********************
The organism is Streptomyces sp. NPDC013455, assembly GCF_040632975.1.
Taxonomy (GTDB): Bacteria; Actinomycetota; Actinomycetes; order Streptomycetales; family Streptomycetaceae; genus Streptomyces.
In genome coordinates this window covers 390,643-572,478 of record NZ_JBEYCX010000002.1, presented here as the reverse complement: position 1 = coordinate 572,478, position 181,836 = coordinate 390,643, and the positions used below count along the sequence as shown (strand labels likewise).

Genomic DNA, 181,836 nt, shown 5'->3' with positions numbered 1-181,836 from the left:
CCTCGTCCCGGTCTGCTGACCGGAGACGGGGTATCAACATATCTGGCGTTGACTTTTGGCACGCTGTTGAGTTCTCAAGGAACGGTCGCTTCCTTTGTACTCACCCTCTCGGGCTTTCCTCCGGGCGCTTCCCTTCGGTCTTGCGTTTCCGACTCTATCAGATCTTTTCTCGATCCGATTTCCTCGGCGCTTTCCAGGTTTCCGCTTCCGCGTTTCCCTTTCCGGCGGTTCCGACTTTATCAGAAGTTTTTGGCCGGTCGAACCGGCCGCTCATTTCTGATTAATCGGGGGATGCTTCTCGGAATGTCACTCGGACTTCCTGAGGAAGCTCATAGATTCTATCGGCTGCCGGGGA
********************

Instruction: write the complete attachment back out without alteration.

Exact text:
The organism is Streptomyces sp. NPDC013455, assembly GCF_040632975.1.
Taxonomy (GTDB): Bacteria; Actinomycetota; Actinomycetes; order Streptomycetales; family Streptomycetaceae; genus Streptomyces.
In genome coordinates this window covers 390,643-572,478 of record NZ_JBEYCX010000002.1, presented here as the reverse complement: position 1 = coordinate 572,478, position 181,836 = coordinate 390,643, and the positions used below count along the sequence as shown (strand labels likewise).

Genomic DNA, 181,836 nt, shown 5'->3' with positions numbered 1-181,836 from the left:
CCTCGTCCCGGTCTGCTGACCGGAGACGGGGTATCAACATATCTGGCGTTGACTTTTGGCACGCTGTTGAGTTCTCAAGGAACGGTCGCTTCCTTTGTACTCACCCTCTCGGGCTTTCCTCCGGGCGCTTCCCTTCGGTCTTGCGTTTCCGACTCTATCAGATCTTTTCTCGATCCGATTTCCTCGGCGCTTTCCAGGTTTCCGCTTCCGCGTTTCCCTTTCCGGCGGTTCCGACTTTATCAGAAGTTTTTGGCCGGTCGAACCGGCCGCTCATTTCTGATTAATCGGGGGATGCTTCTCGGAATGTCACTCGGACTTCCTGAGGAAGCTCATAGATTCTATCGGCTGCCGGGGA